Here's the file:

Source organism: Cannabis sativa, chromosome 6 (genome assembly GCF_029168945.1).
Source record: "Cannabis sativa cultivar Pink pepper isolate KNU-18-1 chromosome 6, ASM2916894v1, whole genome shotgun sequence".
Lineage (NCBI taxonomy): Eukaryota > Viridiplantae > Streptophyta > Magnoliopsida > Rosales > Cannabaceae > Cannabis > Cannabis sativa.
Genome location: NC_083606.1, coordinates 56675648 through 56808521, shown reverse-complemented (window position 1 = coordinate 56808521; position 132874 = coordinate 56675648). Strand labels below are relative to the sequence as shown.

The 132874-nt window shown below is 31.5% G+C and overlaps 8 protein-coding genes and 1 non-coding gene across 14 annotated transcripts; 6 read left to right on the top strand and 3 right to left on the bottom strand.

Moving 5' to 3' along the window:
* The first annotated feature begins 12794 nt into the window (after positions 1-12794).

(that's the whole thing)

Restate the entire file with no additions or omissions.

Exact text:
Source organism: Cannabis sativa, chromosome 6 (genome assembly GCF_029168945.1).
Source record: "Cannabis sativa cultivar Pink pepper isolate KNU-18-1 chromosome 6, ASM2916894v1, whole genome shotgun sequence".
Lineage (NCBI taxonomy): Eukaryota > Viridiplantae > Streptophyta > Magnoliopsida > Rosales > Cannabaceae > Cannabis > Cannabis sativa.
Genome location: NC_083606.1, coordinates 56675648 through 56808521, shown reverse-complemented (window position 1 = coordinate 56808521; position 132874 = coordinate 56675648). Strand labels below are relative to the sequence as shown.

The 132874-nt window shown below is 31.5% G+C and overlaps 8 protein-coding genes and 1 non-coding gene across 14 annotated transcripts; 6 read left to right on the top strand and 3 right to left on the bottom strand.

Moving 5' to 3' along the window:
* The first annotated feature begins 12794 nt into the window (after positions 1-12794).